Cooperstown came calling on Mike Bordick at the end of last season, asking for his glove, which had set a major league record for errorless games (110) and chances (543) by a shortstop. Bordick, an unassuming sort who ably perpetuated the Baltimore Orioles' outstanding tradition at the position, gladly gave it up for posterity.

So when Bordick botched a ball Wednesday -- a tough play, granted -- in his first game of the 2003 season, on his second chance of that game, naturally, he thought to himself, "I never should have given them my glove."

But somehow, it was fitting that the errorless-games streak would end at 110, the whole thing contained in his final season with the Orioles, a season in which he was an everyday player, rather than going with him to Toronto, where he is now a backup for the Blue Jays.

"In a way, it's probably better this way," said Bordick, 37. "Last year, being able to do that was fun. I was glad I did that as an everyday player and to do it through the course of a season, rather than be a backup and have an asterisk next to it because I wasn't playing every day. Last year was just a career year. A lot of breaks went my way."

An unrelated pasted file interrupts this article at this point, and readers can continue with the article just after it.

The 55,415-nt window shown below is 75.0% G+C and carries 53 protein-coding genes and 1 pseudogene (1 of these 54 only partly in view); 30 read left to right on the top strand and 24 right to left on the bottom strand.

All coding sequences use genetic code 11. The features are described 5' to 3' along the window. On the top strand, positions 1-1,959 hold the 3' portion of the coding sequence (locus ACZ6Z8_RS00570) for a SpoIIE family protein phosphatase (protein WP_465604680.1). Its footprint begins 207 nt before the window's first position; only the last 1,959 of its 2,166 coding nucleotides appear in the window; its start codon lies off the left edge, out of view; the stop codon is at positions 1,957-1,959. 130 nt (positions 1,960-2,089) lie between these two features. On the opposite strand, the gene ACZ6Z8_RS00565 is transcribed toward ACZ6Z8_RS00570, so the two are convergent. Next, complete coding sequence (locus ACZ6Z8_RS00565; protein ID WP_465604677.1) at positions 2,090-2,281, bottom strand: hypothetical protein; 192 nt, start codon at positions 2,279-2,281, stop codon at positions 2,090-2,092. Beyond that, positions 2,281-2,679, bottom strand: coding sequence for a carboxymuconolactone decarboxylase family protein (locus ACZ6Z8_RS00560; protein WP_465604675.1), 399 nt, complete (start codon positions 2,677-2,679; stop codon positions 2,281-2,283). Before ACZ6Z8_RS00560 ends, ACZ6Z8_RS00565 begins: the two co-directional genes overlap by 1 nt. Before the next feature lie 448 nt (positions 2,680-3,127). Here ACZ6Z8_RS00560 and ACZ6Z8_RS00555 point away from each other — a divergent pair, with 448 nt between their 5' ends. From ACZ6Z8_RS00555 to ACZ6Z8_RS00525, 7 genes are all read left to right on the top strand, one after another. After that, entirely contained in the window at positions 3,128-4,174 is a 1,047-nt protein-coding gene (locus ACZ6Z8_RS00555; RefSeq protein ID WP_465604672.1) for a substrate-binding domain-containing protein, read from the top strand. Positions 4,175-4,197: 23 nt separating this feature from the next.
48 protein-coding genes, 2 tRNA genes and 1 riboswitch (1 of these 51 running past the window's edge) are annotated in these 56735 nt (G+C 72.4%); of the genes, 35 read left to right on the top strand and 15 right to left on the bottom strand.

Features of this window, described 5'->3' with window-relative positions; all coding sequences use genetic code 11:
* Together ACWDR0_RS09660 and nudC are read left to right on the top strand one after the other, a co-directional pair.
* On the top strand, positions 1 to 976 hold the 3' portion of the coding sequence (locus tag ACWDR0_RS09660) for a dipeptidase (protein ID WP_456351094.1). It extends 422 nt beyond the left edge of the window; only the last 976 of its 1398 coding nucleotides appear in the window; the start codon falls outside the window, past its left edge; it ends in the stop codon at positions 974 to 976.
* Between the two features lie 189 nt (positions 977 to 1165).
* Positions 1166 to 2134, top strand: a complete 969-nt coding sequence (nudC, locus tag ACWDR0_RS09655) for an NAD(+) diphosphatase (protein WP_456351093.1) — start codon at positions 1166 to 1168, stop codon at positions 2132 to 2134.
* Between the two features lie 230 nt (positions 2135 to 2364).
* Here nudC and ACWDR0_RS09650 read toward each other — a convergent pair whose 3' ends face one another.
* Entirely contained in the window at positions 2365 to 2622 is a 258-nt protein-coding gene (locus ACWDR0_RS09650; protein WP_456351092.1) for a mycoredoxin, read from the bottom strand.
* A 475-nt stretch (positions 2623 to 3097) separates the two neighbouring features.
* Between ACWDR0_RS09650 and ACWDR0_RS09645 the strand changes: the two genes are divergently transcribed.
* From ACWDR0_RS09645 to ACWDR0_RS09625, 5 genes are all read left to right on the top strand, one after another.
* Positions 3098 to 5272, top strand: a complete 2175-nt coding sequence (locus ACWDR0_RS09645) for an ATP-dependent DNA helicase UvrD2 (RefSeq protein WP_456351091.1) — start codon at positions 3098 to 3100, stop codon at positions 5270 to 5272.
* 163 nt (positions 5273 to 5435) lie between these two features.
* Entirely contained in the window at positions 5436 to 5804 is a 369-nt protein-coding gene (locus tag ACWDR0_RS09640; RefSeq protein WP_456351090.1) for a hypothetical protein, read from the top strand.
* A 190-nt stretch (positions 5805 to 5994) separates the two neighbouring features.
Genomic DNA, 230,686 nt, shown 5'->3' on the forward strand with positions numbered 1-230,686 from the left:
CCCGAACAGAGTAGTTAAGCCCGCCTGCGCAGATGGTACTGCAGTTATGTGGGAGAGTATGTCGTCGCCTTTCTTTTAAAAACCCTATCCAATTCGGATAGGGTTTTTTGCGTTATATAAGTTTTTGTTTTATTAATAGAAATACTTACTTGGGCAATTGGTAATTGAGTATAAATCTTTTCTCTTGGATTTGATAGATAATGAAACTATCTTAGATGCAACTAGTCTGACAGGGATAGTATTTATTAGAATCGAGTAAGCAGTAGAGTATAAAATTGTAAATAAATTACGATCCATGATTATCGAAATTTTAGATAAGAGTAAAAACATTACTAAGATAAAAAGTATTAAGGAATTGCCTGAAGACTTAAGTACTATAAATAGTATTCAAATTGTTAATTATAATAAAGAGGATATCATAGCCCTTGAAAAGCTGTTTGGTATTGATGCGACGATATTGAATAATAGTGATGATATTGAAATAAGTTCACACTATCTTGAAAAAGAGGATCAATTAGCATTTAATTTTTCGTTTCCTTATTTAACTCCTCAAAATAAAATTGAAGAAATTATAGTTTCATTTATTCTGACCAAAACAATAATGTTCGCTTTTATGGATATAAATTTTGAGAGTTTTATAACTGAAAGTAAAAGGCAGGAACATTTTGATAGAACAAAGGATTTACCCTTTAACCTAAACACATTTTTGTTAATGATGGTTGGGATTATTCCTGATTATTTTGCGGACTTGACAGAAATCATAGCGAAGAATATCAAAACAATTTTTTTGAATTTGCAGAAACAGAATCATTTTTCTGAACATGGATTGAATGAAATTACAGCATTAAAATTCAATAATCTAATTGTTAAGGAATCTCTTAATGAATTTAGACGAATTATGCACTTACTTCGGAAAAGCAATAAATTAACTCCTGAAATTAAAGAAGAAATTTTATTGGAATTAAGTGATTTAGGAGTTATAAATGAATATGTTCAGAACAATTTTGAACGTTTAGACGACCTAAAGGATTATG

On the play that ended the streak Wednesday night, Bordick failed to come up with a soft, sinking liner near his feet off the bat of Bubba Trammell of the New York Yankees.

"Right off the bat, I thought I'd be able to catch it in the air," he said. "Then I realized I wasn't going to be able to get to it, so I took a step back to get it on the short-hop. Unfortunately, it stayed down. The worst part is that [the Yankees] ended up getting a two-run homer because of it."

Asked if he would have expected a more generous ruling from the official scorer in Toronto, given the historic impact of his streak, Bordick quickly interjected, "It was a play I should have made."

However, the play was eerily similar to Bordick's closest call in 2002.

In Arizona in June, with his streak at 51 games, Bordick failed to make a play on another sinking liner off the bat of Quinton McCracken. The official scorer ruled it a hit, despite Bordick's belief that he should have made the play.

"It's funny. That play in Arizona, they ruled it a hit, but I thought it should have been an error," Bordick said. "It's weird how it comes full circle: the streak ends on the same play that should have ended it last year."

The fact that Bordick is even playing this season as a backup for the Blue Jays, rather than as the Orioles' starter, is still a point of contention among fans and some Orioles players.

After initially contemplating retirement, Bordick decided he wanted to return to the Orioles in 2003. But the team showed only mild interest, and offered only $1.5 million, a huge pay cut from his $5 million salary in 2002.

Bordick rejected the offer, mostly out of principle, and signed instead with the Blue Jays for $1 million.